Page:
Crossword clues for paean
Longman Dictionary of Contemporary English
The Collaborative International Dictionary
paeon \p[ae]"on\ (p[=e]"[o^]n), n. [L. paeon, Gr. paiw`n a solemn song, also, a p[ae]on, equiv. to paia`n. See P[ae]an.] (Anc. Poet.) A foot of four syllables, one long and three short, admitting of four combinations, according to the place of the long syllable. [Written also, less correctly, p[ae]an.]
Douglas Harper's Etymology Dictionary
1590s, from Latin paean "hymn of deliverance," from Greek paian "hymn, chant, hymn to Apollo," from Paian, a name of the god of healing; originally the physician of the gods (in Homer), later merged with Apollo; literally "one who touches" (i.e. "one who heals by a touch"), from paio "to touch, strike."
n. 1 Any loud and joyous song; a song of triumph. 2 An enthusiastic expression of praise. vb. (context transitive English) To praise.
A paean is a song or lyric poem expressing triumph or thanksgiving. In classical antiquity, it is usually performed by a chorus, but some examples seem intended for an individual voice ( monody). It comes from the Greek παιάν (also παιήων or παιών), "song of triumph, any solemn song or chant." "Paeon" was also the name of a divine physician and an epithet of Apollo.
In Greek mythology, Paean , Paeëon or Paieon , or Paeon or Paion was the Greek physician of the gods.
A paean is a song or expression of thanksgiving, triumph, healing or praise.
Paean, Paeeon, Paeëon, Paeon, Paian, Paieon, or Paion (from the Ancient Greek Παιάν, Παιήων, or Παιών) may refer to:
Paean (foaled 4 April 1983 – ca. 1989) was a British Thoroughbred racehorse and sire. A specialist over long distances he was ideally suited by soft ground on which he won the 1987 Ascot Gold Cup by a modern record margin of fifteen lengths. He had previously finished second on his only start as a two-year-old in 1985 and won five times as a three-year-old in 1986. Paean broke down with an injury after his Gold Cup win and never raced again. In a brief stud career he showed some promise as a sire of steeplechasers.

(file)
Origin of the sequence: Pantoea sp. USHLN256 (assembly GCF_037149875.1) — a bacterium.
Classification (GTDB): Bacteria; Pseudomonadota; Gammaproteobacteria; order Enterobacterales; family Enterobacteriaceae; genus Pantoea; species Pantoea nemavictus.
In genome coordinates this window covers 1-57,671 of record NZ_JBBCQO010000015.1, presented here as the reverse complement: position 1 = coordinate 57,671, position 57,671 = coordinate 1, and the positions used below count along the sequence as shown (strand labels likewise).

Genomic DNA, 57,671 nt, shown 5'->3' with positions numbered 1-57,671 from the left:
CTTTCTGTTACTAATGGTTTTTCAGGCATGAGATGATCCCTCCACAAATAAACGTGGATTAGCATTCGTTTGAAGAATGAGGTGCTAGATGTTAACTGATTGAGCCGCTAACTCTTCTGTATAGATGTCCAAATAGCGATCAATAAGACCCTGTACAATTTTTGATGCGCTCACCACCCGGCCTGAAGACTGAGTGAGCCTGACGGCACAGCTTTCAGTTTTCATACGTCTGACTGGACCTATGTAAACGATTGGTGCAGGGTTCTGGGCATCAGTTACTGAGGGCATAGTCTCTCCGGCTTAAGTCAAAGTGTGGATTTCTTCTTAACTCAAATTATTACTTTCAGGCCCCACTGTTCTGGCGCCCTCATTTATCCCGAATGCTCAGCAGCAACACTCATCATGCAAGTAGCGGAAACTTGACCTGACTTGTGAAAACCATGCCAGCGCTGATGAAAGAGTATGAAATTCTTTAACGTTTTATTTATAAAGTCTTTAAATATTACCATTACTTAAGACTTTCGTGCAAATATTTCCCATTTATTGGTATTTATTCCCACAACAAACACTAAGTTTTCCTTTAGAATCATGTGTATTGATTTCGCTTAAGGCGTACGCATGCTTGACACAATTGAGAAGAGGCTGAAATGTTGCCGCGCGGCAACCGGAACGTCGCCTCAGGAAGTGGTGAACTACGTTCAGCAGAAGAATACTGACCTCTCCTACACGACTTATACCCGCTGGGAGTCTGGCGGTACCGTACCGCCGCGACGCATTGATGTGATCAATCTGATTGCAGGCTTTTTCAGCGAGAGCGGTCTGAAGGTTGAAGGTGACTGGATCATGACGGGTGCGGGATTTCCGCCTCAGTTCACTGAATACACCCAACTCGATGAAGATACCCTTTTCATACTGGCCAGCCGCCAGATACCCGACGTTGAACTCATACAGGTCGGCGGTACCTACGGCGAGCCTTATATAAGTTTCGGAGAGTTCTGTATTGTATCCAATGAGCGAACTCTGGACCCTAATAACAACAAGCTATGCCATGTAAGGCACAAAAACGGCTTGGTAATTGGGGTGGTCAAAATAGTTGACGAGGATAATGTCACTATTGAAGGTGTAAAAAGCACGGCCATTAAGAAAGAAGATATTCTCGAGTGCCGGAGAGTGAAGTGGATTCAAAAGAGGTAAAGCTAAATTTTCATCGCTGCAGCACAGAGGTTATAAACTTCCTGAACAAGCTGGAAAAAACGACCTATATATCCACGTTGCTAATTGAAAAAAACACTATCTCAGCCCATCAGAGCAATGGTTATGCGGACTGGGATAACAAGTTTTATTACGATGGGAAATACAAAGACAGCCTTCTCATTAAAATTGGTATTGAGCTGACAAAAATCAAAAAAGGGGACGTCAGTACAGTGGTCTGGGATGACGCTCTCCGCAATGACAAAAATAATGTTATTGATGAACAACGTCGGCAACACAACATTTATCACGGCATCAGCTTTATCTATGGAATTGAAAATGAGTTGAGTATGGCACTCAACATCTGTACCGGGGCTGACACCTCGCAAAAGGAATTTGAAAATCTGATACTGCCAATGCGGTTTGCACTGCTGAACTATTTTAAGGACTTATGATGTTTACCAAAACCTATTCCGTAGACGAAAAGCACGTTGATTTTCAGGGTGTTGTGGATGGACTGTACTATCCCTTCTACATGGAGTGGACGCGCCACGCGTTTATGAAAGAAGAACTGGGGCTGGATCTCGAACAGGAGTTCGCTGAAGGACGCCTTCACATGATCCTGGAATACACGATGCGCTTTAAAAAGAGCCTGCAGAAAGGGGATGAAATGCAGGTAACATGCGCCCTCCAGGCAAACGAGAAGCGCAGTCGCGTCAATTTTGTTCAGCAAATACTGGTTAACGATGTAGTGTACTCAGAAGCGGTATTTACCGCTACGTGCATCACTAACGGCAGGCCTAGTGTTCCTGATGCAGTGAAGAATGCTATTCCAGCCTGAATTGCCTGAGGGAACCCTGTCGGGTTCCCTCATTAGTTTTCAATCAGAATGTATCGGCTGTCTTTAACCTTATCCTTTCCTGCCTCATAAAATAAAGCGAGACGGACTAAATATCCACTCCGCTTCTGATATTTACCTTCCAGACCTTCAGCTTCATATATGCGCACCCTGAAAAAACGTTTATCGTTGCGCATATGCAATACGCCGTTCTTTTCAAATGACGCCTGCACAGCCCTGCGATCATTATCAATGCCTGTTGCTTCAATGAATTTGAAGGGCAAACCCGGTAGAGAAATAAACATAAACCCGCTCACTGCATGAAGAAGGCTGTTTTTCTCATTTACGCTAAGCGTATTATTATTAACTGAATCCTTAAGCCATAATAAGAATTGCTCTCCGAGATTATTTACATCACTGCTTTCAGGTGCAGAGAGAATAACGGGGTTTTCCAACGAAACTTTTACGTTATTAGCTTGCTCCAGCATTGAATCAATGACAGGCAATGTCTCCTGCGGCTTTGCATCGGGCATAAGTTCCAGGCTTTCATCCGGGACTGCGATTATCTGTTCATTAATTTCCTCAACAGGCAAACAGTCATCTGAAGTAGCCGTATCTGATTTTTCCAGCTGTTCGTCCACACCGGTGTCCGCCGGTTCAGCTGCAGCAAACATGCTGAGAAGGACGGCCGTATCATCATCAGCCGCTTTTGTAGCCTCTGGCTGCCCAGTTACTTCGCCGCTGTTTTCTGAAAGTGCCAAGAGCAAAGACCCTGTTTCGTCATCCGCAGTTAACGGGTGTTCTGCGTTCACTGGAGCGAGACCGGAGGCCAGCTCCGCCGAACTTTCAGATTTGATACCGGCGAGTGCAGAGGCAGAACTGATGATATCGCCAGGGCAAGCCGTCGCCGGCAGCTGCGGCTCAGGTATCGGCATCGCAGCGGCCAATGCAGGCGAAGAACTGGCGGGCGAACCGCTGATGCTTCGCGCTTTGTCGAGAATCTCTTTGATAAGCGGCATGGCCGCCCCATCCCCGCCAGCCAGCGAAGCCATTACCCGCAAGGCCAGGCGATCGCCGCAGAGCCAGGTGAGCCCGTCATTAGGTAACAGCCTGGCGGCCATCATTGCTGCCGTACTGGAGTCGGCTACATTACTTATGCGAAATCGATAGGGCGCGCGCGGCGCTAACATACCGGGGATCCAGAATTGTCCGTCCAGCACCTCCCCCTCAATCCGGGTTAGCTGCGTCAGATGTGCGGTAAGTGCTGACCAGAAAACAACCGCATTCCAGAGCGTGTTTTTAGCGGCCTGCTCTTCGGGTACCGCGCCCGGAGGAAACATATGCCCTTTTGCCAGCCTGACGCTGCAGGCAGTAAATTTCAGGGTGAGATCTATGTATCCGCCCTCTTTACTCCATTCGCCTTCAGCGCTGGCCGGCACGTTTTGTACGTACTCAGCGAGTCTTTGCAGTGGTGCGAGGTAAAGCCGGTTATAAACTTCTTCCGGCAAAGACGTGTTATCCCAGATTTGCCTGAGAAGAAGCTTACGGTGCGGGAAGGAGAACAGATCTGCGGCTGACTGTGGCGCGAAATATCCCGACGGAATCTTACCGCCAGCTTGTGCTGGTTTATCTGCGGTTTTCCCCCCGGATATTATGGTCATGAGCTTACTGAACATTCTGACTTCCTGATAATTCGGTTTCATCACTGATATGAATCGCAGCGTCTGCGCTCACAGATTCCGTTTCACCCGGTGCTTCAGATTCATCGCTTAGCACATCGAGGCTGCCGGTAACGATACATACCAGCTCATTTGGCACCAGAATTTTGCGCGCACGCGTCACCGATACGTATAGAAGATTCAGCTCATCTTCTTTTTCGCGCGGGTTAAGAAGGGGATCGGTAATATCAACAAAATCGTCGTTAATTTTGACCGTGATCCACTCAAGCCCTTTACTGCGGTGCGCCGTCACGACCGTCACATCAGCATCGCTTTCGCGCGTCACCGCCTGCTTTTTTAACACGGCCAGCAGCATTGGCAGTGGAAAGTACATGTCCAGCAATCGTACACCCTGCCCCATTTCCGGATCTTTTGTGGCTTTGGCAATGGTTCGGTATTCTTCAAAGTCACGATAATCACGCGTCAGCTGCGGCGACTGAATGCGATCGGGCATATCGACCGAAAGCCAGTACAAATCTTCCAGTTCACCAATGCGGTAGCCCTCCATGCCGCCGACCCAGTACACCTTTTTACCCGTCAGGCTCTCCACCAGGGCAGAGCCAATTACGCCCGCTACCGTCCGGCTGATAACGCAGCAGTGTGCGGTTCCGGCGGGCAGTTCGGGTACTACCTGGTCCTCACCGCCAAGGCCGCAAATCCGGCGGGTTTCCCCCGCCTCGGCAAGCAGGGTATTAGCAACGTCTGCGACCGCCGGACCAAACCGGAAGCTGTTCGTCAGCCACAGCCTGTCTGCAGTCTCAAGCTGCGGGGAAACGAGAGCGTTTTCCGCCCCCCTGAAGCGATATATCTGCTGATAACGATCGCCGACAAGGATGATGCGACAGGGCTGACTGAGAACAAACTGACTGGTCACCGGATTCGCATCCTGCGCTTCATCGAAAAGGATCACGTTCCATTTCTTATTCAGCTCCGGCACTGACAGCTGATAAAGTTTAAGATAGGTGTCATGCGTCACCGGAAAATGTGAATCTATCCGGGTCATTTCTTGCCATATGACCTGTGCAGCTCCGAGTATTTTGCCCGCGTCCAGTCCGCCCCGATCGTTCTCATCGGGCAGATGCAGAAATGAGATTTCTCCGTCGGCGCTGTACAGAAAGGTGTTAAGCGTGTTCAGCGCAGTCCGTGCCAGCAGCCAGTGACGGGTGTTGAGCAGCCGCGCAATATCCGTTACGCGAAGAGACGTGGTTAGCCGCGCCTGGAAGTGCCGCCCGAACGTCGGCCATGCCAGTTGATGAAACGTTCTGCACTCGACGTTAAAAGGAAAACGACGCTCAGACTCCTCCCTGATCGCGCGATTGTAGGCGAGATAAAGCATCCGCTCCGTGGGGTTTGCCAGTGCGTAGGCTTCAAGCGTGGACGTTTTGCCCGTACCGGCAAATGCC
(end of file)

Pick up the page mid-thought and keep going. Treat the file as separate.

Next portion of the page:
Usage examples of "paean".
Tunborelarba of the Arba waved all four hands for quiet and proceeded to open the solemn convocation with a pugnacious, if not downright martial, paean to the virtues of the Great Hive.
An hour or two after its termination, loud paeans chanted through the valley announced the approach of the victors.
Such was the paean that John sang in his heart as he contemplated those fine partridges before lovingly transferring them to his bag.
How wouldst have paeaned It, if what hadst dreamed Thereof were truth, and all my showings dream?
Thus all day long the young men worshipped the god with song, hymning him and chaunting the joyous paean, and the god took pleasure in their voices.
In between came chirpings and abrupt paeans of music, like woodwinds essaying tentative melodic runs.
He had hardly been able to pay attention to his surroundings, partly because the grays and browns of the rock and earthen walls hardly offered much in the way of scenery, but mostly because the diggers that surrounded them were all crying out to the gods, and so Oykib could hear the silent pleadings and psalms and paeans as if they were all singing in his ears.
They wrote paeans of exaltation to the Tyrant and obscene, scathing attacks on Alberico at request.
Sometimes humans hit on a moment of profundity more complete than their dim minds could comprehend, and they took that nugget of truth and dumped it in the refuse for the bards and the poets to find, and mangle into yodeling paeans to love.
It continued the searching seeking, learning more than it could bear of joys and sorrows, impassioned paeans, painful passacaglias of species gone, dead worlds which made it hasten.
Their running commentary on the Holy City was more in the order of a paean to its loveliness, its passion, its mysterious hold on the hearts of men.
Not far off in the trees someone saw her and young voices yodeled a paean of anticipation.